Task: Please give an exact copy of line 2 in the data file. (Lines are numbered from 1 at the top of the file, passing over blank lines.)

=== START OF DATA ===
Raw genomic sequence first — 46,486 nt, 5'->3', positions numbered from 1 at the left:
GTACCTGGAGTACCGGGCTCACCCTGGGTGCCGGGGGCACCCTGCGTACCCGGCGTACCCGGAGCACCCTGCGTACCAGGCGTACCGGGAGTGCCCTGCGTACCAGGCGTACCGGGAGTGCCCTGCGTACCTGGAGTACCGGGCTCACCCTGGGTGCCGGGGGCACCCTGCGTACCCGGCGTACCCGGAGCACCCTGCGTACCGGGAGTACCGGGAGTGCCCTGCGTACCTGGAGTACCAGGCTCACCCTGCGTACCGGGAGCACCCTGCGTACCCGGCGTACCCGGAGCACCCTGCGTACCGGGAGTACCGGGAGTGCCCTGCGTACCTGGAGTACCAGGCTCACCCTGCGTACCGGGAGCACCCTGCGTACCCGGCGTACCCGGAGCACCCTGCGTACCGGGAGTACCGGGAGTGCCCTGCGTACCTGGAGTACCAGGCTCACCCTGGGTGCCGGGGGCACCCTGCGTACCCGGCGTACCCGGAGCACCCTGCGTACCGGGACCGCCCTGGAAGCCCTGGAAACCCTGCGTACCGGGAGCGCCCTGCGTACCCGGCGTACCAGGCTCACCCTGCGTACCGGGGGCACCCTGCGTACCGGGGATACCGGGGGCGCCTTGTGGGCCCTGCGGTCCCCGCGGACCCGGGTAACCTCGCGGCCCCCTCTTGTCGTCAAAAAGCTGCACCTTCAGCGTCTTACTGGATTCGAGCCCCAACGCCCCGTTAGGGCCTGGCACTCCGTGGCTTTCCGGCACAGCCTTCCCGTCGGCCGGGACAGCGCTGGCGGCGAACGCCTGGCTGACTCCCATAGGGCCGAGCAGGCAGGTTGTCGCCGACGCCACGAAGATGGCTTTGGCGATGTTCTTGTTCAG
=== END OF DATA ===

GTACCTGGAGTACCGGGCTCACCCTGGGTGCCGGGGGCACCCTGCGTACCCGGCGTACCCGGAGCACCCTGCGTACCAGGCGTACCGGGAGTGCCCTGCGTACCAGGCGTACCGGGAGTGCCCTGCGTACCTGGAGTACCGGGCTCACCCTGGGTGCCGGGGGCACCCTGCGTACCCGGCGTACCCGGAGCACCCTGCGTACCGGGAGTACCGGGAGTGCCCTGCGTACCTGGAGTACCAGGCTCACCCTGCGTACCGGGAGCACCCTGCGTACCCGGCGTACCCGGAGCACCCTGCGTACCGGGAGTACCGGGAGTGCCCTGCGTACCTGGAGTACCAGGCTCACCCTGCGTACCGGGAGCACCCTGCGTACCCGGCGTACCCGGAGCACCCTGCGTACCGGGAGTACCGGGAGTGCCCTGCGTACCTGGAGTACCAGGCTCACCCTGGGTGCCGGGGGCACCCTGCGTACCCGGCGTACCCGGAGCACCCTGCGTACCGGGACCGCCCTGGAAGCCCTGGAAACCCTGCGTACCGGGAGCGCCCTGCGTACCCGGCGTACCAGGCTCACCCTGCGTACCGGGGGCACCCTGCGTACCGGGGATACCGGGGGCGCCTTGTGGGCCCTGCGGTCCCCGCGGACCCGGGTAACCTCGCGGCCCCCTCTTGTCGTCAAAAAGCTGCACCTTCAGCGTCTTACTGGATTCGAGCCCCAACGCCCCGTTAGGGCCTGGCACTCCGTGGCTTTCCGGCACAGCCTTCCCGTCGGCCGGGACAGCGCTGGCGGCGAACGCCTGGCTGACTCCCATAGGGCCGAGCAGGCAGGTTGTCGCCGACGCCACGAAGATGGCTTTGGCGATGTTCTTGTTCAG